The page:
(Provisional Translation)

December 28,2004
Financial Services Agency
The Government of Japan

Administrative Actions on Mizuho Bank

  1. A report of misconduct and other matters was submitted by Mizuho Bank pursuant to the provisions of Article 53-1 of the Banking Law and Article 35 of the enforcement regulations of the same law. The report stated that an inquiry from a customer at a business office led to the discovery that a bank employee in charge of customer liaisons had embezzled customer deposits. An internal investigation conducted by the bank revealed that the employee had withdrawn a cumulative total amount in excess of ¥1 billion over an extended period, spanning more than four years.
  2. According to the report, (1) the employee, who had held his customer liaison position for a number of years, was thoroughly familiar with the characteristics of customers who are, for example, old, wealthy, trustful of the bank and likely to entrust a bank employee with various types of paper work, and (2) the employee repeatedly withdrew customers' money improperly by violating the bank's internal regulations when processing customers' requests outside the bank premises, such as when he took custody of customers' money for a time deposit. The proper bank procedure would have called for his filling in pertinent forms with required information in accordance with the customer's request, and furnishing the customer with a copy of the forms in exchange for the customer's passbook.
  3. Following the submission of the report, the FSA ordered the bank pursuant to Article 24 of the Banking Law to furnish a report describing the cause that led to the misconduct and the reasons why the misconduct was not discovered for a number of years, and conducted an examination. The examination revealed the presence of serious problems with the bank's management posture toward compliance and its internal control system as follows:
(1) In November 2002, the Internal Audit Committee, headed by the bank's President, received a report of a trend analysis regarding embezzlement and other improprieties, accompanied by recommendations on tasks to prevent recurrence of such improprieties. In spite of this report, the bank management did not initiate effective measures, a testimony to the fact that the management's attitude toward compliance was less than satisfactory.
(2) As a consequence, no fundamental measures to prevent the recurrence of improprieties similar to those that had occurred in the past were devised or implemented, and no bank-wide compliance system was established. Operational controls by managers at business offices were thus never sufficiently strengthened and the exercise of operational and personnel controls on employees who hold the same positions over extended periods of time within the same departments remain ineffective.
(3) At business offices too, everyday check-and-balance mechanism functioned insufficiently. For example, operational control procedures pertaining to the processing of customer requests outside the bank premises that are required to be followed by the bank's internal regulations to prevent wrongdoing (such as a control exercised by a manager by making a solo visit with customers whose business is handled outside of the bank's business office) were not thoroughly complied with.
(4) An audit of a business office by the Internal Audit Division pointed out weaknesses in the customer liaison operations and internal control problems that related to the misconduct under investigation. Nonetheless, the absence of awareness about prevention and early discovery of misconduct on the part of officers and employees led to the failure by the bank to discover the misconduct by itself. The misconduct was revealed only when a customer made an inquiry. This failure illustrates the ineffectiveness of the internal control system that prevented a self-correcting mechanism from functioning.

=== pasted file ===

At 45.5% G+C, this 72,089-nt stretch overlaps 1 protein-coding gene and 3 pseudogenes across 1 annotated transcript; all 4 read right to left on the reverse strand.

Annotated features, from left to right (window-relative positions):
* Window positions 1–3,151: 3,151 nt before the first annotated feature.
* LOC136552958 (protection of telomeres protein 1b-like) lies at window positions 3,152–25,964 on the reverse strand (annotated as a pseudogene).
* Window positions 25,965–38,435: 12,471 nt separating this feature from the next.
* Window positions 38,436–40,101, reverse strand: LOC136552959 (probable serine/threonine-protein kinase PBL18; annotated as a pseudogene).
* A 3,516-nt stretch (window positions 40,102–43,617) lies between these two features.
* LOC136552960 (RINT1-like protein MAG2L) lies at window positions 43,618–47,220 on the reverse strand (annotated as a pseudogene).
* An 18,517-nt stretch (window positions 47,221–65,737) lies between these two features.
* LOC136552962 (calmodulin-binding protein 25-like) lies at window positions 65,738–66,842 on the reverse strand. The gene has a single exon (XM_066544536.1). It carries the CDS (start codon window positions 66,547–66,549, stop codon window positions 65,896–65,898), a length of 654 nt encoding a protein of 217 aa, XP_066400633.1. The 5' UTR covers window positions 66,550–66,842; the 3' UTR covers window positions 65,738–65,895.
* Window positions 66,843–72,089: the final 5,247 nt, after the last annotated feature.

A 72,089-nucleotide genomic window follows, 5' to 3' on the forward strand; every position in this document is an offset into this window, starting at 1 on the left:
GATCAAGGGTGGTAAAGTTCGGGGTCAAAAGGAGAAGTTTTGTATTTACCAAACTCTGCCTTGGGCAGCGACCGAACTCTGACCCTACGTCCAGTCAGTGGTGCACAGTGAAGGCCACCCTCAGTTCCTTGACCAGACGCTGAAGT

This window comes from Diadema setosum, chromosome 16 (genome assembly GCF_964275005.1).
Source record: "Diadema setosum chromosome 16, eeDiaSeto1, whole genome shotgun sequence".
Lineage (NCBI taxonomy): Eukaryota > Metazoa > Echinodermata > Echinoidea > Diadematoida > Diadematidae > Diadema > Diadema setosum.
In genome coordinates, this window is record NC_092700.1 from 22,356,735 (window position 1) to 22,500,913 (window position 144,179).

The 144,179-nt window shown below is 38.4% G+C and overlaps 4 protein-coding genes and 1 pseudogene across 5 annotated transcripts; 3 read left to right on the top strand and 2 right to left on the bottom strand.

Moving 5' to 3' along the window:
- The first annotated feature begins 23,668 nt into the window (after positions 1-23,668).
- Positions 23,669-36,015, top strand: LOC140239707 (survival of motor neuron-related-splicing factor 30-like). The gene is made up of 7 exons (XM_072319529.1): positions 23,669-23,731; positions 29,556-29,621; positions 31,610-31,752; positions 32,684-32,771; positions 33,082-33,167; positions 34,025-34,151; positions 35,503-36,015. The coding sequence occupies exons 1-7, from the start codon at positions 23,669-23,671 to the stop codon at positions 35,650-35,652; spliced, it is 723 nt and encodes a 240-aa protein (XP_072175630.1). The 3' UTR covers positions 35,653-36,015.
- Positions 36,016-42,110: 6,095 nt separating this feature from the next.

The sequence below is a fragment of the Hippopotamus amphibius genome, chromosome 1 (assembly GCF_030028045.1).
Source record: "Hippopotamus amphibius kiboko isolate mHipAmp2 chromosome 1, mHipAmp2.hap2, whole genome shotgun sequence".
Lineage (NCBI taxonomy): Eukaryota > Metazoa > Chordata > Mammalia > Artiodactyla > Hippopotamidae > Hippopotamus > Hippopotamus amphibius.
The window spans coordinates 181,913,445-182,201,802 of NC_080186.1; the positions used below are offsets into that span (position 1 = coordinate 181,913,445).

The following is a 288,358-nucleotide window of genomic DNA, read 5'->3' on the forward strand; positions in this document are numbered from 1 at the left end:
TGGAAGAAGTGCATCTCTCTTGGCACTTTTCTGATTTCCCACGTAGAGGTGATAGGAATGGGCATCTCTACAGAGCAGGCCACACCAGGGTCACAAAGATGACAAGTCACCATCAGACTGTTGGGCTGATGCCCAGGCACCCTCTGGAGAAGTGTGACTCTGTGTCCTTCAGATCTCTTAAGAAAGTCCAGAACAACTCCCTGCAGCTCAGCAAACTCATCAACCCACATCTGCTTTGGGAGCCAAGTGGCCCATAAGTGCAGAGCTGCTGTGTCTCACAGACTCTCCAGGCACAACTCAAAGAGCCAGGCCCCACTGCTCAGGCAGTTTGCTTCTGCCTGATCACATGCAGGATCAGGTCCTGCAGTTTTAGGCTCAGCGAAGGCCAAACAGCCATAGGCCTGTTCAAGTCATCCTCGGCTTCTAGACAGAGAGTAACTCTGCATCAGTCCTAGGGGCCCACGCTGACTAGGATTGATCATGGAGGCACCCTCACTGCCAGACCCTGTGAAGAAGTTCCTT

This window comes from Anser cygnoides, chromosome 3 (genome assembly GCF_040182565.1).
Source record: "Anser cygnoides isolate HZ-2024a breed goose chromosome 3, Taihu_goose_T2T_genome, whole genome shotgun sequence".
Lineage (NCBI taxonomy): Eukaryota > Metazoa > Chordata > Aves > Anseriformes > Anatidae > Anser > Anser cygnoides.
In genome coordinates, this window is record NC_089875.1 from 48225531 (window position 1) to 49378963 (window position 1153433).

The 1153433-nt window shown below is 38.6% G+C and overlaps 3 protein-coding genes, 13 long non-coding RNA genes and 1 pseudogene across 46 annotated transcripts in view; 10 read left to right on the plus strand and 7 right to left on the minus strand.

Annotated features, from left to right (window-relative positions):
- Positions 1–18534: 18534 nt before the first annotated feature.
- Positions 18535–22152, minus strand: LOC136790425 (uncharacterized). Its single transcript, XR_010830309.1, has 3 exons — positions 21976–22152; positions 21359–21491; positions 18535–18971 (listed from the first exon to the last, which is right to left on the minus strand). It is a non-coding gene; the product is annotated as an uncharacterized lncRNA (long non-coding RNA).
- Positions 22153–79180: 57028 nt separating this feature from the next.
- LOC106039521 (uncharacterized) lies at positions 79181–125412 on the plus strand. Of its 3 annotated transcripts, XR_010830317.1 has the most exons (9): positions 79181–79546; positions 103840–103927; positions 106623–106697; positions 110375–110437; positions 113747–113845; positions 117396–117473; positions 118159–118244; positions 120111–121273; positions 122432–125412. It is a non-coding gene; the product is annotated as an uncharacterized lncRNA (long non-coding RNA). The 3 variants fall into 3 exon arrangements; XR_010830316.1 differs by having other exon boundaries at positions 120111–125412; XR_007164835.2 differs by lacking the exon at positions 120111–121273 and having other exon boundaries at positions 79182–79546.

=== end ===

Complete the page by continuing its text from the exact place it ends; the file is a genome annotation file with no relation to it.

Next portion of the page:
1. For the reasons stated above, the FSA issued the business improvement order to the bank today pursuant to Article 26-1 of the Banking Law:
(1) The system of internal controls must be expanded and strengthened by incorporating the following perspectives so as to construct a compliance system and ensure sound operations:
(i) A clear demonstration of management's intent to firmly establish compliance (including a clear statement of where responsibilities reside).
(ii) Creation of fundamental measures to prevent the recurrence of similar improprieties as a way to establish a compliance system for the entire bank.
(iii) Strengthening of an everyday check-and-balance mechanism relating to the handling of customer business outside of business office premises.
(iv) Assurance of effective internal control functions (reexamination of the methods of auditing business office operations in connection with embezzlement and other types of misconduct, thorough implementation of audits and strengthening of post-audit follow-up)
(2) A plan to improve business operations encompassing the points described in (1) above (including the improvement and establishment of a governance system to ensure that the improvement plan is implemented, and a clear assignment of responsibilities to ensure effectiveness) must be submitted by January 28, 2005, and implemented promptly.
(3) Subsequent to the implementation of (2) described above and until the plan to improve such operations is fully implemented, a quarterly report of progress and implementation status must be prepared, starting with the period ending March 2005, and submitted by the 15th day of the following month.


03-3506-6000 (ex.3321)

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